Samsung’s decision to terminate the Galaxy Note 7 smartphone is a huge decision and is worth a further look.
It takes a page from the Tylenol book of crisis management. In what has become the textbook (although rarely followed) response to a critical product flaw, back in 1982, Johnson & Johnson pulled every bottle of Tylenol in the U.S. off store shelves and made public appeals for customers to turn in their stocks for replacement. This in response to several deaths in Chicago caused by a man injecting cyanide into Tylenol bottles. The physical problem was in Chicago. The brand problem was nationwide. J&J correctly responded to the brand problem and replaced over $100M worth of product. Their brand came out even more respected than it had been, and the halo of J&J as a company that cared for people over products still adds luster to their brand today.
In the last 10 years we have seen a tremendous shift, driven by software companies, to “test on the road” i.e., go to market with a minimally viable product and deal with issues as they come up. It has been a seismic shift in what customers will accept. It was a similar approach to product introduction that brought the GM brand to its knees in the face of the relative perfection of Toyota and Honda. Yet these days, Tesla gets away with repair costs 2-3 times greater than those of GM and Ford. And people are still lining up for years to buy one. (More on this, next blog.)
The coolness of Tesla outweighs the fire of Samsung…
Now we have flaming Samsungs. Many feel that their push to leapfrog the iPhone in technology and (less likely) popularity, stretched their quality controls too thinly. Commercial airline pilots have recently been announcing to passengers that if they have a Notebook 7 on board, they need to power it down as a fire risk. Hard to imagine a worse branding problem.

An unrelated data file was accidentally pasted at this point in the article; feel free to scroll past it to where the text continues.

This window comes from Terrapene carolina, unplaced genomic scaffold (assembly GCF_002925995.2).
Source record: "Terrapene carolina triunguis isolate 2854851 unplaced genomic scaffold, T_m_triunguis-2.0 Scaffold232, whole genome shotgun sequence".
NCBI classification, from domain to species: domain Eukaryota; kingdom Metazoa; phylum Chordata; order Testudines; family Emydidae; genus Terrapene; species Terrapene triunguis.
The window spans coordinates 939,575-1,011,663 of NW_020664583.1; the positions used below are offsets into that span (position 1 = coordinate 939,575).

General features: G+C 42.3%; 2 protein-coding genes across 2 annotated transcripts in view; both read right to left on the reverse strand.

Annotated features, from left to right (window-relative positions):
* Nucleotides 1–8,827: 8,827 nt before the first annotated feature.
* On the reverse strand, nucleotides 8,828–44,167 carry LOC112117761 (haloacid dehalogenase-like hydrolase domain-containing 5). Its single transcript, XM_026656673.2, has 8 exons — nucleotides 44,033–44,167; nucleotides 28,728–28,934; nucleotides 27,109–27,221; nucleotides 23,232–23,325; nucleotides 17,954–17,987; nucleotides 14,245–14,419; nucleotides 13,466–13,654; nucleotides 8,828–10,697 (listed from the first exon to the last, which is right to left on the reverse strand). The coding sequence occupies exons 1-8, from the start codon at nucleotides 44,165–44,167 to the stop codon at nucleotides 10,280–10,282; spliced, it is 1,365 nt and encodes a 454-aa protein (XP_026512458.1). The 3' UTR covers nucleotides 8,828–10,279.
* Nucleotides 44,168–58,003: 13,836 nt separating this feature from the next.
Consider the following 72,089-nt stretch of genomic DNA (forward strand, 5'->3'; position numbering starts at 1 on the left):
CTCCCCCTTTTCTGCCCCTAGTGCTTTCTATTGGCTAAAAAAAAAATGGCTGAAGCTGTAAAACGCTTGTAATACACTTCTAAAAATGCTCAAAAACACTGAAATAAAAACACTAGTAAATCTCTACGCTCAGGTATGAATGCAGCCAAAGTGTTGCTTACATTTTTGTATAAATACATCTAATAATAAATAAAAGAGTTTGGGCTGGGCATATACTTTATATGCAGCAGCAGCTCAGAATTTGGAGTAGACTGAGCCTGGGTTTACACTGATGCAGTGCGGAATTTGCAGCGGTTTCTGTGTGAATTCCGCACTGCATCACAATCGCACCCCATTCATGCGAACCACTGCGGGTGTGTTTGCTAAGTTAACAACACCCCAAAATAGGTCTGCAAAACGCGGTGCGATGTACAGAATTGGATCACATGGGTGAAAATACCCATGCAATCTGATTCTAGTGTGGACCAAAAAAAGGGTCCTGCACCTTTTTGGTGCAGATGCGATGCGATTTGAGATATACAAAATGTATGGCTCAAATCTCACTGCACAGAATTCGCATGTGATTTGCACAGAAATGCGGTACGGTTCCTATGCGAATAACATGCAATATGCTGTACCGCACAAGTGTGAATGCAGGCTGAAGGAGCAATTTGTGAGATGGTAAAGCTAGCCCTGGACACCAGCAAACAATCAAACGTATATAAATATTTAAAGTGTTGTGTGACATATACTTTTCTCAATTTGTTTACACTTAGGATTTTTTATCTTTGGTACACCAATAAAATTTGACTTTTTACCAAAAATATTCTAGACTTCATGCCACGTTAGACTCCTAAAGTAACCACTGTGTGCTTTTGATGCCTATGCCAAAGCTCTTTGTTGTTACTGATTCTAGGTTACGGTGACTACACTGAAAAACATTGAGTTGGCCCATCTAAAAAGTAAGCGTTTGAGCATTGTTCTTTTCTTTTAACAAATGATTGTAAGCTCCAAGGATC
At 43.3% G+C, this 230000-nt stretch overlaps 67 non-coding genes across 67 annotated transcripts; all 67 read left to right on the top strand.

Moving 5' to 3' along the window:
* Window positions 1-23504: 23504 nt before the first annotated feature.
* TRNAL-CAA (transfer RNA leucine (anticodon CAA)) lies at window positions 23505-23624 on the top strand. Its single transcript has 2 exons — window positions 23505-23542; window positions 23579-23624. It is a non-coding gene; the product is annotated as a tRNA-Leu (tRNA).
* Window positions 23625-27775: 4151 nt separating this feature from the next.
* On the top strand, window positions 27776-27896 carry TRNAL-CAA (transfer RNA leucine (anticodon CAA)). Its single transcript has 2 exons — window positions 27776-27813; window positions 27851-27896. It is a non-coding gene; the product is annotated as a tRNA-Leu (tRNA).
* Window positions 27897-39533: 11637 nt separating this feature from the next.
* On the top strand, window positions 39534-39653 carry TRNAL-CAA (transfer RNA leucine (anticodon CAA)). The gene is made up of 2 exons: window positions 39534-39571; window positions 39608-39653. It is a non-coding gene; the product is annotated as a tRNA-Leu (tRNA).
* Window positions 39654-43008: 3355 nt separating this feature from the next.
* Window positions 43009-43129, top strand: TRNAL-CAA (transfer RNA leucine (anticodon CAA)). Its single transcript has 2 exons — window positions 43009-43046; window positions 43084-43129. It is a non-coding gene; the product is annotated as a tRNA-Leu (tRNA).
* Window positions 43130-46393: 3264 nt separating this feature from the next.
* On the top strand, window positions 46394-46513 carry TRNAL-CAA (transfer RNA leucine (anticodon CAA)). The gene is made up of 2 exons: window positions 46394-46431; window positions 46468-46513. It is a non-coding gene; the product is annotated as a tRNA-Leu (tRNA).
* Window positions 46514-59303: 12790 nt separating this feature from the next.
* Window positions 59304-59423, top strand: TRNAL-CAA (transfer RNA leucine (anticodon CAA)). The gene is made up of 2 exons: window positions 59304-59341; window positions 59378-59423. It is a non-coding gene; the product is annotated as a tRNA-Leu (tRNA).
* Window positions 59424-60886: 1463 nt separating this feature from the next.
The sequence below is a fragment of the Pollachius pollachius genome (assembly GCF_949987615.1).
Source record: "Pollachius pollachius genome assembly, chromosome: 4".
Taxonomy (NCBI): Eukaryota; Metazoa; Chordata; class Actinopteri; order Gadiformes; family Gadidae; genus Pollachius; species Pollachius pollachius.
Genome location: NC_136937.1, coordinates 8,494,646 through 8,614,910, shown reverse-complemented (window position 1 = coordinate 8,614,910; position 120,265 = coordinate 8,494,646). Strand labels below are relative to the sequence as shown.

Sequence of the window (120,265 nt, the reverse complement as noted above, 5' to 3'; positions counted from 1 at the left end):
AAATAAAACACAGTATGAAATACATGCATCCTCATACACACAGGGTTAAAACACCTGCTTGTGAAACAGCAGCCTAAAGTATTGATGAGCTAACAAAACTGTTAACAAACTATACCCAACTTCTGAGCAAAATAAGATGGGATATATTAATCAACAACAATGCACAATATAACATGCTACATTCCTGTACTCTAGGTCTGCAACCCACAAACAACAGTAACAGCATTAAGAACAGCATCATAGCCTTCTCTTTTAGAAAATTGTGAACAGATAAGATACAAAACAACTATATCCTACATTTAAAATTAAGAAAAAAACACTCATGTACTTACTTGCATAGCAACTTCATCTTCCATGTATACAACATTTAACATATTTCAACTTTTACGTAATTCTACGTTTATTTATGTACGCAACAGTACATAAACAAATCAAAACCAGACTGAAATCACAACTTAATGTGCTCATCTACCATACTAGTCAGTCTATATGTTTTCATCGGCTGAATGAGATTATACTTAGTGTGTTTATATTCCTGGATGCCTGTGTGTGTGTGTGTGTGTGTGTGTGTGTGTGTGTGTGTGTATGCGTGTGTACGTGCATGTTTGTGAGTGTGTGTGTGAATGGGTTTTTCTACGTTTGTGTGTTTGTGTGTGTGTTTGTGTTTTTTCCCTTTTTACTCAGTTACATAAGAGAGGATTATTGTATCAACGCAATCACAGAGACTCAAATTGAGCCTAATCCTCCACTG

You may have heard me define a brand as “the answer to the question: what do people think of, when they think about me?” For Apple, Toyota, Microsoft, Coke, you have responses that go beyond what they do and into what they represent to you, emotionally. Another guiding credo I offer clients: “no one cares about what you do; they care about what happens because of what you do.” By and large, that exists for the above companies, but not so much for Samsung. For the level of success Samsung wants for their phones and other products, it needs to become so.
So I have to respect the informed boldness of their response. Kill the Note 7. It is a wise move. Although Samsung is something of a blend between a “branded house” (e.g., Ford) and a “house of brands” (e.g., Proctor and Gamble), their brand is still weak enough that, for most people, the name Samsung does not really conjure up anything except their product lines.
Right now, in this case, they are making their brand deficit work for them. The phone is the focus, not the company, and killing the phone will take much of the negativity with it. And they also get to create and ride the PR bonus of “how Samsung takes care of its customers.” They are laying great groundwork to ensure that the Galaxy Note 8 (or better yet, some other name) is the phoenix that will rise from the ashes of the Note 7. And that their brand will come out burnished, not burnt.
For Samsung, just like for you, your brand is what truly attaches you to your customers. Do you have a Samsung-level of awareness of your brand’s position, so you can make thus informed decisions?
If the answer is no, do your homework and make your brand more fire resistant.
— Simon Dixon